Spot On: Virtual economies break out of cyberspace
With the value of the US dollar plummeting on real world exchanges, secondary markets that thrive on virtual bucks crank up the volume. Time to invest in a little gold?
The goods aren't real, but the money is.
The sale of virtual goods in massively multiplayer online role-playing games has exploded and, though Wall Street may not yet have caught on, buying and selling imaginary gold is proving to be a wise investment this year. Behind the facade of undead wizards and gnomish engineers lurk hard-nosed capitalists who know how to turn over a buck.
According to data gathered by Advanced Economic Research Systems, a company that tracks eBay sales, through April more than $2 million was spent on World of Warcraft (WOW) gold this year. Most of the company's employees are dedicated WOW players, and CEO Anthony Sukow began to examine the statistics after making a questionable purchase of his own.
"I have purchased some gold on eBay," Sukow admitted. "You're not supposed to do that." But that inspiration revealed that capitalism is going strong, even in fantastical realms that only exist as ones and zeros.
"I was just amazed at the sheer volume of transactions," Sukow said.
Sukow discovered that the top seller of WOW gold made more than $23,000 in April, just on WOW gold. And that wasn't even a good month--in January and February the number-one seller took home more than $44,000 each month.
For buyers, Sukow said, getting the best price depends on how much gold you want; like many other goods, buying in bulk is a better deal. On average, lots of 50 gold pieces sell for 41 cents a unit, while lots of 1,000 pieces average 18 cents a unit.
He notes that this price difference presents a business opportunity. An enterprising investor could buy 1,000 gold pieces and sell them off in smaller lots for a higher price.
The vigorous secondary market activity isn't escaping the notice of game companies. In stark contrast to the recording industry, Sony didn't turn to courts and congressmen when it began to lose some control of its own product. It adapted.
At Sony Online Entertainment, officials have taken an if-you-can't-beat-'em-join-'em approach. They're cutting themselves in for a piece of the action with Station Exchange, an in-game auction service set to launch at the end of June that will let players buy and sell items and characters.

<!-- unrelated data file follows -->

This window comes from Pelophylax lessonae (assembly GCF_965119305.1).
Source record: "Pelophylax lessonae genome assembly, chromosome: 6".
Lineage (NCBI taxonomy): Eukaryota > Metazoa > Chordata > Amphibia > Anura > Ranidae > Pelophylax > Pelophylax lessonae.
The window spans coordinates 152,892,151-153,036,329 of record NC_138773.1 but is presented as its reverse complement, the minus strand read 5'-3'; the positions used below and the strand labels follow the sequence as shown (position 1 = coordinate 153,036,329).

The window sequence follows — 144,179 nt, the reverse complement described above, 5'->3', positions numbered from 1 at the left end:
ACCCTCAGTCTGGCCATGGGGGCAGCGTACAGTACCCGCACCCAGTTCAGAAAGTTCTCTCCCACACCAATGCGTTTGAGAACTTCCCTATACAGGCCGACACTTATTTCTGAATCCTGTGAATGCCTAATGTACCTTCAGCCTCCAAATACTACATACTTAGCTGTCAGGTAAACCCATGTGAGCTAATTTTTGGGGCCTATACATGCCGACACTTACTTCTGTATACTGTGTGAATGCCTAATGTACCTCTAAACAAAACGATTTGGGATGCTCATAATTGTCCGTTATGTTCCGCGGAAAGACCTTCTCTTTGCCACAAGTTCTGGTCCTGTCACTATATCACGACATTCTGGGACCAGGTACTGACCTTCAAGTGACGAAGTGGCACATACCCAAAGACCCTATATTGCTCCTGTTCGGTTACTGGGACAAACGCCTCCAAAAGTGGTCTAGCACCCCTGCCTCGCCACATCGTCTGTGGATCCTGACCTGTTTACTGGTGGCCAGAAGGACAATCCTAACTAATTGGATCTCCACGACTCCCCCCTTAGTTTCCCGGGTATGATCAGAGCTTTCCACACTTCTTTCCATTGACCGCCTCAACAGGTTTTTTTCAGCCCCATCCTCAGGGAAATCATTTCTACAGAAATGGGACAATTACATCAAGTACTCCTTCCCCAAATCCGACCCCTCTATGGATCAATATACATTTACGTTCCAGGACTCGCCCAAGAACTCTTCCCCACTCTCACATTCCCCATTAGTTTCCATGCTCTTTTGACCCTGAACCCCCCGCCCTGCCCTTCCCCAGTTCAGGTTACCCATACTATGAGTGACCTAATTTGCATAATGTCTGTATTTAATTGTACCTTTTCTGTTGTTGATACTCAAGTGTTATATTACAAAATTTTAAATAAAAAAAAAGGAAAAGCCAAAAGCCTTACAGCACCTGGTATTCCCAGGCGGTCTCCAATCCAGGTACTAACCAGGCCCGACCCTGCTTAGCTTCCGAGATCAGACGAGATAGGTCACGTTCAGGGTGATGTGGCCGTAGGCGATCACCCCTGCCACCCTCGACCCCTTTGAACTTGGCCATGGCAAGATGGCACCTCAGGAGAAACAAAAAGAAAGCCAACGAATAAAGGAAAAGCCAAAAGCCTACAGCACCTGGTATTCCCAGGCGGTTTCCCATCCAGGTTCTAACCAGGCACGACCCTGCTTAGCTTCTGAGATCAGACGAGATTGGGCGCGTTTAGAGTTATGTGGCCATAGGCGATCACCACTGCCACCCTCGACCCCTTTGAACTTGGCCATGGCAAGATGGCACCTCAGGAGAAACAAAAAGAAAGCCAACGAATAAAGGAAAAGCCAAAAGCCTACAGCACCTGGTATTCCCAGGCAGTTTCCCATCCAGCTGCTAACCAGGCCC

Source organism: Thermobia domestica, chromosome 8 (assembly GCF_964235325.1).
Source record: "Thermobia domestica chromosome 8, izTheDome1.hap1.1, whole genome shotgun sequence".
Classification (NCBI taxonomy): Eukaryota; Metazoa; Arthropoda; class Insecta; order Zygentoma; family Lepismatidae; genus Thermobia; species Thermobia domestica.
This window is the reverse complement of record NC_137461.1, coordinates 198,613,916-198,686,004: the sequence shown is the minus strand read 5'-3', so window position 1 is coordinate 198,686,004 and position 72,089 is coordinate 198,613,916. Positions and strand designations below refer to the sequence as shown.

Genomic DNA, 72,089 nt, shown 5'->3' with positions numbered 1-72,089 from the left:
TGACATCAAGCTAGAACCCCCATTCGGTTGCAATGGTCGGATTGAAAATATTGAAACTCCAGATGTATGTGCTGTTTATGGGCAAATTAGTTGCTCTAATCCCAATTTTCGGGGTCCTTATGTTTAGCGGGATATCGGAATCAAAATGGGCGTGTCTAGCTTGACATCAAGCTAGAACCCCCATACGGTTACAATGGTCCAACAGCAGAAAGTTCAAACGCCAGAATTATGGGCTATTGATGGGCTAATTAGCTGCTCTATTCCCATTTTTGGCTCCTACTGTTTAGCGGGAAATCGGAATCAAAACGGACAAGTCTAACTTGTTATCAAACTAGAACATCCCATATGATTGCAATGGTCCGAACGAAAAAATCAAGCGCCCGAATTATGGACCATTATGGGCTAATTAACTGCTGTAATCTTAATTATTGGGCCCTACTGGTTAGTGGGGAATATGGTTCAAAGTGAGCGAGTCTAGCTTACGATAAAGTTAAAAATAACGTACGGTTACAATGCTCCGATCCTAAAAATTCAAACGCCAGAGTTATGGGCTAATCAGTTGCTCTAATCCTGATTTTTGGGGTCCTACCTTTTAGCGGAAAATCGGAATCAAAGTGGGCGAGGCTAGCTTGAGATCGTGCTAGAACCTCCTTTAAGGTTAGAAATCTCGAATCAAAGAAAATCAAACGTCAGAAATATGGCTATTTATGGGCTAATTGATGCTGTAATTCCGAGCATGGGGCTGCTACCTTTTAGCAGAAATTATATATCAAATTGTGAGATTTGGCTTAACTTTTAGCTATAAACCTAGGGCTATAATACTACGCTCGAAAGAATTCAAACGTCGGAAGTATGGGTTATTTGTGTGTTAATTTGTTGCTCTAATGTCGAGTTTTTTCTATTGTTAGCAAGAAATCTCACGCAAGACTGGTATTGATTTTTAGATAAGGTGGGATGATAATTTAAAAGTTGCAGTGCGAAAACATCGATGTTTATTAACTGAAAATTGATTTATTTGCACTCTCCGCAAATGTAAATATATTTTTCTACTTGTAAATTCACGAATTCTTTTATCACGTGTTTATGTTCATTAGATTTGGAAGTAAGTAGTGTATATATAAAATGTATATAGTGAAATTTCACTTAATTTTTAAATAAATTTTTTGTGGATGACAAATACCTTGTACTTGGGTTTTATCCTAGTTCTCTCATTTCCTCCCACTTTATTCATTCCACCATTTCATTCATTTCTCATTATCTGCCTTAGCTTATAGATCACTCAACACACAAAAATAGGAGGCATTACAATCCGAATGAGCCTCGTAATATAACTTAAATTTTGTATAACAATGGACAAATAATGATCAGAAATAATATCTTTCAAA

"The market is huge... There is no way that our company can be 100 percent successful at shutting down this activity," SOE spokesman Chris Kramer said.
The company has watched the sale of virtual items evolve from a handful of people to an estimated $200 million market, Kramer said.
"We've watched the secondary market skyrocket, even though it's officially against the rules," Kramer said. "We can no longer ignore it."
Critics have charged that Station Exchange lets players buy their way to the top and may open a legal can of worms. Though Kramer admits that the idea behind Station Exchange was controversial, even within SOE, with 20 to 25 percent of players buying and selling, the company says it's just giving players what they want. According to the results of an in-game poll conducted by Sony, players are almost evenly split in their feelings--for, against, or neutral--toward the service.
One person who isn't embracing the idea is Edward Castronova, a WOW player and Indiana University professor who has studied MMORPG economies.
"As a game player, I think all of that activity sucks--I hate it," Castronova said. "[But] as an economist, I look at this, and it all seems very natural to me."
Whether it's real or virtual goods, people are going to try to exploit the market for personal gain, Castronova said, but he believes there is more companies can do to stop third-party sales if they want to. But having players promise not to do it as a condition of playing isn't the right approach.
"What the game designers need to do is stop relying on the end-user licensing agreement," Castronova said.
He instead suggested designers can regulate the economy with in-game tools. For instance, the software could look out for situations where one avatar gives another a large sum of money in exchange for nothing. That may indicate that a purchase has taken place outside the game. Another idea was some sort of in-game tax.
But for the time being, it looks as though there will be more, not less, interaction between real and virtual economies. MMORPGs are attracting millions, and these games can be a large part of those players' lives.
For game designers, that means delving into disciplines they never imagined when MMORPGs debuted. Horror stories of virtual resource-hoarding, counterfeiting, and runaway inflation have taught hard lessons to game companies, and many now seek the advice of professional economists.
"When SOE first started EverQuest, there was no thought of 'what is our player economy going to look like in six years?'" Kramer said. Now, any successful virtual economy has to plan ahead.
But while the success of Sony's endeavor remains to be seen, the fact that the companies have to face this issue demonstrates the popularity of the genre. "It's a validation of your game when people are willing to spend upwards of $2,000 on a character," Kramer said.
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